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A promising technique to produce stereoscopic 3D video and film for 3D TV is Depth Image Based Rendering (DIBR). For each frame of a conventional 2D video, two stereoscopic views are synthesized using a depth map. The depth map stores the distance between the camera and an object in the scene for each pixel of the corresponding 2D frame.
2D to 3D Conversion:
To convert conventional 2D video to stereoscopic 3D using DIBR, it is necessary to obtain depth maps for all 2D video frames. One way to do this for existing 2D video material is Depth Tracking: starting from a few initial depth maps (possibly manually created), the rest is synthesized by applying the results of a motion analysis of the 2D video.
Below, you see the first, middle, and last frame of a 18 seconds scene from a NASA mission video, along with simplistic hand-drawn depth maps.
This minimal initial depth information was used to create a stereoscopic 3D video. Test viewers watching the video on an autostereoscopic 3D display rated its quality "good" on average.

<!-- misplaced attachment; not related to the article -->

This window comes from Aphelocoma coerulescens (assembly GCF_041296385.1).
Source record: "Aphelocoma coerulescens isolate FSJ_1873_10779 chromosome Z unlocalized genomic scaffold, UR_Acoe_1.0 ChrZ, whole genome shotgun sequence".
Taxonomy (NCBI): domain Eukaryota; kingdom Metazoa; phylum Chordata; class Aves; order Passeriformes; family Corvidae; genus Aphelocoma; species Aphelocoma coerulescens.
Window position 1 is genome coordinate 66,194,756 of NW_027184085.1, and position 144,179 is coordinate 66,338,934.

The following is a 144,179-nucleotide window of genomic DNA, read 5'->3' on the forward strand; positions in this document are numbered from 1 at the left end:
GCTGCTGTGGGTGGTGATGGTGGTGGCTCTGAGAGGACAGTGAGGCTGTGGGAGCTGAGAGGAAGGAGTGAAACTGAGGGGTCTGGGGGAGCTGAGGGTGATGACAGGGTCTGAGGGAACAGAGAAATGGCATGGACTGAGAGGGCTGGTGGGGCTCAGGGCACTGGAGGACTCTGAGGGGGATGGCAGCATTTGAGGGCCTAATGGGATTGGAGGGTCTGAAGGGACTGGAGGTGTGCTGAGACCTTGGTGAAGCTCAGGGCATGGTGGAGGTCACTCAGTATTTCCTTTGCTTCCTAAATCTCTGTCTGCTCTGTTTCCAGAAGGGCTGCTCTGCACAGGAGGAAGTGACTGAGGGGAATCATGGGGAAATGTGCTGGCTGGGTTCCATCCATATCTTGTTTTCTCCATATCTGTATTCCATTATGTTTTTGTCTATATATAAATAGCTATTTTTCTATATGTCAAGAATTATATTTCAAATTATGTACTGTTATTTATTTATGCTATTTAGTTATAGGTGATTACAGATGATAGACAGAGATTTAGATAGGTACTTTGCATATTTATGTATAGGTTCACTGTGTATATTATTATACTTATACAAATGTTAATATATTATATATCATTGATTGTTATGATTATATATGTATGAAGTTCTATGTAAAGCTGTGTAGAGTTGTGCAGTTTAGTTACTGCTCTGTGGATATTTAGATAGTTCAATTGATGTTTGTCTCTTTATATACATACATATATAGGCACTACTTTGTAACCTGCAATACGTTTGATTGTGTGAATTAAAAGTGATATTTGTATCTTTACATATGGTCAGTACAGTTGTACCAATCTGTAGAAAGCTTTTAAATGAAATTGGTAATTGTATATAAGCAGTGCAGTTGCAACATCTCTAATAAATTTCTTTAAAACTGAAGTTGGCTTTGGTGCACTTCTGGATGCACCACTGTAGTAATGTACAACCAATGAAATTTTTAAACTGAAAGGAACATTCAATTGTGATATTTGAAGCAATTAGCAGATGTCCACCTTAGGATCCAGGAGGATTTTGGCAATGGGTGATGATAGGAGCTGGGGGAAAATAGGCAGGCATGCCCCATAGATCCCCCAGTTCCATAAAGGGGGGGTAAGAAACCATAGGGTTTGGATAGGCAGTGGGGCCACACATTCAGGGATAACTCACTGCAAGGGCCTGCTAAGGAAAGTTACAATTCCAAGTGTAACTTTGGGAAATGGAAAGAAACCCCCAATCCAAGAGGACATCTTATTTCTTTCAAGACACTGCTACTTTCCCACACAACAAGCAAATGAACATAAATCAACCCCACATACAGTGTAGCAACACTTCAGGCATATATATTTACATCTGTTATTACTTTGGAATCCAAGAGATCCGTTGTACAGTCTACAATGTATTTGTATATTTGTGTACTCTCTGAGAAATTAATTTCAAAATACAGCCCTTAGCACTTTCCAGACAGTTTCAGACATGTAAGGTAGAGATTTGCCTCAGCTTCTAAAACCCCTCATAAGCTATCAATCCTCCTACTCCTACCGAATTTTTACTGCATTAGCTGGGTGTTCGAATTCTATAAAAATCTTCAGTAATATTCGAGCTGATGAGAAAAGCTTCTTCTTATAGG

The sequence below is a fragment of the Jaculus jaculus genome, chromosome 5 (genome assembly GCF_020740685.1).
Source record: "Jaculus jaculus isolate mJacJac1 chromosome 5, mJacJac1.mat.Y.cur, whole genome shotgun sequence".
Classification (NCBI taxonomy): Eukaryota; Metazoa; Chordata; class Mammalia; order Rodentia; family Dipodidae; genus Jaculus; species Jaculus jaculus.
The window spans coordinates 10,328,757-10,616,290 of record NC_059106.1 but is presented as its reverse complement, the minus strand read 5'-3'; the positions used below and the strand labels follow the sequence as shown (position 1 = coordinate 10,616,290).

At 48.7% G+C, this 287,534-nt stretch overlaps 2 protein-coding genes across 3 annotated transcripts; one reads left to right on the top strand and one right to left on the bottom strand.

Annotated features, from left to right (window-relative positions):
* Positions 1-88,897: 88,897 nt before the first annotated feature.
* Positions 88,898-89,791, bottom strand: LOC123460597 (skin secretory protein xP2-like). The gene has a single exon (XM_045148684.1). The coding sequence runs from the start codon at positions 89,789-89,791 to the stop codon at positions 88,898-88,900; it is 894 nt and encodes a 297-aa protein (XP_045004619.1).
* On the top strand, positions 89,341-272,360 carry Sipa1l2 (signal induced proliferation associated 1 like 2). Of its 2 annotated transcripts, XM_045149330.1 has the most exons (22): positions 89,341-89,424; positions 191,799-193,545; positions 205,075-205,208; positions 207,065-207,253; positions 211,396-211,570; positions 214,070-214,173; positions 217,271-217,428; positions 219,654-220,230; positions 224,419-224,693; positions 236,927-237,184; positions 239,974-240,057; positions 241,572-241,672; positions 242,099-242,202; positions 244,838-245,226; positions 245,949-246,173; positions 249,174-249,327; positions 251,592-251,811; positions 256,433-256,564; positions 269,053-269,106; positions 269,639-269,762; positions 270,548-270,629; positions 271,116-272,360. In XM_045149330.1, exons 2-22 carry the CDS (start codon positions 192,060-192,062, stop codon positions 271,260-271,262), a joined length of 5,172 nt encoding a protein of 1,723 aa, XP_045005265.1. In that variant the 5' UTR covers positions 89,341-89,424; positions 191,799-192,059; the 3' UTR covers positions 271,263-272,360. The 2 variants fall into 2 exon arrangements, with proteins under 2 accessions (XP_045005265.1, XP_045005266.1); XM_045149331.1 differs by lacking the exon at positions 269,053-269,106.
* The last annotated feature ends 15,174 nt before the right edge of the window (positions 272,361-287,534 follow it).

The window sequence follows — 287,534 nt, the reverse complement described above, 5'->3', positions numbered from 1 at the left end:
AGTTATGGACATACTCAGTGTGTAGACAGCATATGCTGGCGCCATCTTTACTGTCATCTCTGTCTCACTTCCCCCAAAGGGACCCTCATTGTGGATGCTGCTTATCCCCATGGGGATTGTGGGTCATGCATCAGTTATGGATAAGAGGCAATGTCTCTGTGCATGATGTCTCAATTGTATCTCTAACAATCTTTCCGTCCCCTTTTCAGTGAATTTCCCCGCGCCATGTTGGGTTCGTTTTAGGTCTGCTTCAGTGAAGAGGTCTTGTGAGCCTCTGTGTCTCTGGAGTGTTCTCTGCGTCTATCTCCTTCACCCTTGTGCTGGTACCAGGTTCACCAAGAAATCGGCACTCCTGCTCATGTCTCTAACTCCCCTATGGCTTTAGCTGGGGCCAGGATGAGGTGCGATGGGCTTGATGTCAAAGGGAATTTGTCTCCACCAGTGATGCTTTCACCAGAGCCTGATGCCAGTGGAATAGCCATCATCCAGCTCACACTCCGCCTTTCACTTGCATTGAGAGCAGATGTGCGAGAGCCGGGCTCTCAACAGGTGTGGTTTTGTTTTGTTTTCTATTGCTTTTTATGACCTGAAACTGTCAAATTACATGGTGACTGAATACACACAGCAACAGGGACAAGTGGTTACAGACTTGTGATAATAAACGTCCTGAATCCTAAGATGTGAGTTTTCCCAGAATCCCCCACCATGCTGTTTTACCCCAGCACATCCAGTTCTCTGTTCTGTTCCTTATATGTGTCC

When viewing stereoscopic 3D video, the depth perceived from stereopsis depends on the display size and distance. In other words, ideal viewing conditions for a given stereoscopic video are limited to a particular display setup.
When depth maps are available, video player software can perform view synthesis in realtime to adapt the stereoscopic video content to the current display situation. This improves perception quality without the need to retarget a given stereoscopic video for all possible different viewing conditions.
Bino is a free video player for stereoscopic 3D video. It runs on all common systems and supports a wide variety of input and output formats, as well as multi-display setups, high precision colors, and scripting. The player is free software and can be adapted for special purposes such as research projects. Contact us if you need help.